“Including you and Dad,” said Ginny slyly.
“Yes, well, your father and I were made for each other, what was the point in waiting?” said Mrs. Weasley. “Whereas Bill and Fleur. . . well. . . what have they really got in common? He’s a hardworking, down-to-earth sort of person, whereas she’s. . . ”
“A cow,” said Ginny, nodding. “But Bill’s not that down-to-earth. He’s a Curse-Breaker, isn’t he, he likes a bit of adventure, a bit of glamour. . . I expect that’s why he’s gone for Phlegm. ”
“Stop calling her that, Ginny,” said Mrs. Weasley sharply, as Harry and Hermione laughed. “Well, I’d better get on. . . Eat your eggs while they’re warm, Harry. ”
Looking careworn, she left the room. Ron still seemed slightly punch-drunk; he was shaking his head experimentally like a dog trying to rid its ears of water.
“Don’t you get used to her if she’s staying in the same house?” Harry asked.
“Well, you do,” said Ron, “but if she jumps out at you unexpectedly, like then. . . ”
“It’s pathetic,” said Hermione furiously, striding away from Ron as far as she could go and turning to face him with her arms folded once she had reached the wall.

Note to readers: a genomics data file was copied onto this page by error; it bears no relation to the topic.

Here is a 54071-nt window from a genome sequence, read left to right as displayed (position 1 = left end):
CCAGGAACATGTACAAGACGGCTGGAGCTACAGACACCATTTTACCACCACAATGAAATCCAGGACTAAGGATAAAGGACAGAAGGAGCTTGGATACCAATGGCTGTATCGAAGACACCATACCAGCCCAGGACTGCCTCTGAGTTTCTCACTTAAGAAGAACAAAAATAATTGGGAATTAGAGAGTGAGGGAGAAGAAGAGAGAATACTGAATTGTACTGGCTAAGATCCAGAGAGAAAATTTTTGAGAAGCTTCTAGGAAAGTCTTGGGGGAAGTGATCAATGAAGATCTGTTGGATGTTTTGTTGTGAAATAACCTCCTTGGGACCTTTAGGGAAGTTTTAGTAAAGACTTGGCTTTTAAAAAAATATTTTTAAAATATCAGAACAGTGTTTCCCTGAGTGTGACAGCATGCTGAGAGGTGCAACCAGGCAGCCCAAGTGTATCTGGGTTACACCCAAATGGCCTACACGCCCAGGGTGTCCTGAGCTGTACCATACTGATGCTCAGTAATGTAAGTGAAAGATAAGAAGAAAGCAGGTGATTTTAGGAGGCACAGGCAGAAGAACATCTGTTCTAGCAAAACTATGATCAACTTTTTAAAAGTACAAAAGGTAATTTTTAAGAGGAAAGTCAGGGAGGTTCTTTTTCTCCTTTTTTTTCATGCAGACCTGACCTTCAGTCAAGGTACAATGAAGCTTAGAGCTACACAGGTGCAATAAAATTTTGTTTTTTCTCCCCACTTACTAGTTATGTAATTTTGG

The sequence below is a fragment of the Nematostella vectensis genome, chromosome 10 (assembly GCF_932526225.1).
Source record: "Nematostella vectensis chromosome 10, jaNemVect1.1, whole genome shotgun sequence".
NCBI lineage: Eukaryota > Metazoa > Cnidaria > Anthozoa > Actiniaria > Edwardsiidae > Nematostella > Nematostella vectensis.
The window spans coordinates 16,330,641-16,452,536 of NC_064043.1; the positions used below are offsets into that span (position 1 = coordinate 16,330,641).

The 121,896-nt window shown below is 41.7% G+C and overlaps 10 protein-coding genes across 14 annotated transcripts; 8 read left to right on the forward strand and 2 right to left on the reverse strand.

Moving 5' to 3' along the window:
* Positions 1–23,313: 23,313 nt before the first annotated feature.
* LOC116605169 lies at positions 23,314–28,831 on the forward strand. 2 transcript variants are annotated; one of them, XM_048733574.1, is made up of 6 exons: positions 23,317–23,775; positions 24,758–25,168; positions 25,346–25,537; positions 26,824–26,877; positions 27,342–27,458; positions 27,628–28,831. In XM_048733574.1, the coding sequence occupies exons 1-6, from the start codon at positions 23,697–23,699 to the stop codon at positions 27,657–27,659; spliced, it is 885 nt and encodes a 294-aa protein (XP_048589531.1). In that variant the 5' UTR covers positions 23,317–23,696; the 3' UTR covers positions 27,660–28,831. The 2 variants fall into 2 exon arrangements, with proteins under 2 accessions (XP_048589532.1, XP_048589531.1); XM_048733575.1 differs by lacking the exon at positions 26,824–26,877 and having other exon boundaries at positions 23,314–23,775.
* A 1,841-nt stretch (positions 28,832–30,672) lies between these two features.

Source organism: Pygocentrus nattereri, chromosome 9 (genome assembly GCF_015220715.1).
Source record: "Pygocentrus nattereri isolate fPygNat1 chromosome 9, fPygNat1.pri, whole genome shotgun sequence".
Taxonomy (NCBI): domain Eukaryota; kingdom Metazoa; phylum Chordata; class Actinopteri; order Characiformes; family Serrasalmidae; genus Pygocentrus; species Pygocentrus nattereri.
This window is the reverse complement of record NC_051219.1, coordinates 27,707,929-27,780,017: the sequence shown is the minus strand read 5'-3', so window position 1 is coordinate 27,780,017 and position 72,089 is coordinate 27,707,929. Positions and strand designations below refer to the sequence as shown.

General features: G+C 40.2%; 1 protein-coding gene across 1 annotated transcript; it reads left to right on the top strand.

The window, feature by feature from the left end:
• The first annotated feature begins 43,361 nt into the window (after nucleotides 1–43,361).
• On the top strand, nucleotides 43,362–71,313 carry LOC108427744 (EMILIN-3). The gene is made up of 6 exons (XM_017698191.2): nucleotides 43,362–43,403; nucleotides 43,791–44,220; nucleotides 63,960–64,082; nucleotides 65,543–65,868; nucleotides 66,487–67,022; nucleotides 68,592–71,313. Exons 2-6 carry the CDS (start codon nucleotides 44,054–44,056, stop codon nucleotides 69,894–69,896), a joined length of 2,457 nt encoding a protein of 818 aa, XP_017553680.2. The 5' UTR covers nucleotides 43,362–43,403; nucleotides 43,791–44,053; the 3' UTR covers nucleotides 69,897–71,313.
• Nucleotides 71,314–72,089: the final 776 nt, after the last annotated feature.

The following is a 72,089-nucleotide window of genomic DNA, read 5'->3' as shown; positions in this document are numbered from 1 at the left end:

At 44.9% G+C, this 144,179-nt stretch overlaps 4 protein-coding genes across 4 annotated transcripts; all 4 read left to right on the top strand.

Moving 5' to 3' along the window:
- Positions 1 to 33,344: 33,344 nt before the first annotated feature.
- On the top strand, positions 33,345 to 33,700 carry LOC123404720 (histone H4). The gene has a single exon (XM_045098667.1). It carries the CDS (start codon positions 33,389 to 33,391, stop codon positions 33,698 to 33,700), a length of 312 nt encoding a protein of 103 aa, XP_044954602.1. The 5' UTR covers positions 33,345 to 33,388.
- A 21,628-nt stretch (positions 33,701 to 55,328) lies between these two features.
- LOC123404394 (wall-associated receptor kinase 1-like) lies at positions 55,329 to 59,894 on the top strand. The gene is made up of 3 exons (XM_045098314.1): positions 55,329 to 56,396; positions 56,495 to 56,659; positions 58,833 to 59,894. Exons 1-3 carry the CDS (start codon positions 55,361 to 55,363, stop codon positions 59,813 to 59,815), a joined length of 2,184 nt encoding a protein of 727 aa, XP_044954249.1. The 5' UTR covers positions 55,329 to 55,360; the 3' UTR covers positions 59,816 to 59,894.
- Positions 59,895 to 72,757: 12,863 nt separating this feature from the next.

“You don’t really want her around forever?” Ginny asked Ron incredulously. When he merely shrugged, she said, “Well, Mum’s going to put a stop to it if she can, I bet you anything. ”
“How’s she going to manage that?” asked Harry.
“She keeps trying to get Tonks round for dinner. I think she’s hoping Bill will fall for Tonks instead. I hope he does, I’d much rather have her in the family. ”
“Yeah, that’ll work,” said Ron sarcastically. “Listen, no bloke in his right mind’s going to fancy Tonks when Fleur’s around. I mean, Tonks is okay-looking when she isn’t doing stupid things to her hair and her nose, but. . . ”
“She’s a damn sight nicer than Phlegm,” said Ginny.
“And she’s more intelligent, she’s an Auror!” said Hermione from the corner.
“Fleur’s not stupid, she was good enough to enter the Triwizard Tournament,” said Harry.
“Not you as well!” said Hermione bitterly.
“I suppose you like the way Phlegm says ”Arry,’ do you?” asked Ginny scornfully.
“No,” said Harry, wishing he hadn’t spoken, “I was just saying, Phlegm. . . I mean, Fleur. . . ”
“I’d much rather have Tonks in the family,” said Ginny. “At least she’s a laugh. ”
“She hasn’t been much of a laugh lately,” said Ron. “Every time I’ve seen her she’s looked more like Moaning Myrtle. ”
“That’s not fair,” snapped Hermione. “She still hasn’t got over what happened. . . you know. . . I mean, he was her cousin!”
Harry’s heart sank. They had arrived at Sirius. He picked up a fork and began shoveling scrambled eggs into his mouth, hoping to deflect any invitation to join in this part of the conversation.